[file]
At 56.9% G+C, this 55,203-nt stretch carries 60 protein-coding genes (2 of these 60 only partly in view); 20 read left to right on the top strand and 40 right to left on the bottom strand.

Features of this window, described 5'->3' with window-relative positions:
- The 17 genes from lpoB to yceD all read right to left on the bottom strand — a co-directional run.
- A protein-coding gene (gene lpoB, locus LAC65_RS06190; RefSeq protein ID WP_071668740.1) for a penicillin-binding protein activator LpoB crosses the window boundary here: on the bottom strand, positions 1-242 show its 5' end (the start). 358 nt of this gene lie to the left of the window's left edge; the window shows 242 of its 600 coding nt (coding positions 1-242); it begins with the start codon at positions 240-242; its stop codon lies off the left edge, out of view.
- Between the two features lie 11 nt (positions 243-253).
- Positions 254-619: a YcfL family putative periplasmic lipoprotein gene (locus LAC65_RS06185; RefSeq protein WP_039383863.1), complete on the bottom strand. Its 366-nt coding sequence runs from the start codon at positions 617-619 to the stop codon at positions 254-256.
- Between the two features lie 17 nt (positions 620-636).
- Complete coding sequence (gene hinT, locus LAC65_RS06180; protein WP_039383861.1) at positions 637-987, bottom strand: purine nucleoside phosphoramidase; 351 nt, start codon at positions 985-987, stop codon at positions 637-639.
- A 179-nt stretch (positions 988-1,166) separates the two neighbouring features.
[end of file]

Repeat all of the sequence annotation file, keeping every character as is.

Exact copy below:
At 56.9% G+C, this 55,203-nt stretch carries 60 protein-coding genes (2 of these 60 only partly in view); 20 read left to right on the top strand and 40 right to left on the bottom strand.

Features of this window, described 5'->3' with window-relative positions:
- The 17 genes from lpoB to yceD all read right to left on the bottom strand — a co-directional run.
- A protein-coding gene (gene lpoB, locus LAC65_RS06190; RefSeq protein ID WP_071668740.1) for a penicillin-binding protein activator LpoB crosses the window boundary here: on the bottom strand, positions 1-242 show its 5' end (the start). 358 nt of this gene lie to the left of the window's left edge; the window shows 242 of its 600 coding nt (coding positions 1-242); it begins with the start codon at positions 240-242; its stop codon lies off the left edge, out of view.
- Between the two features lie 11 nt (positions 243-253).
- Positions 254-619: a YcfL family putative periplasmic lipoprotein gene (locus LAC65_RS06185; RefSeq protein WP_039383863.1), complete on the bottom strand. Its 366-nt coding sequence runs from the start codon at positions 617-619 to the stop codon at positions 254-256.
- Between the two features lie 17 nt (positions 620-636).
- Complete coding sequence (gene hinT, locus LAC65_RS06180; protein WP_039383861.1) at positions 637-987, bottom strand: purine nucleoside phosphoramidase; 351 nt, start codon at positions 985-987, stop codon at positions 637-639.
- A 179-nt stretch (positions 988-1,166) separates the two neighbouring features.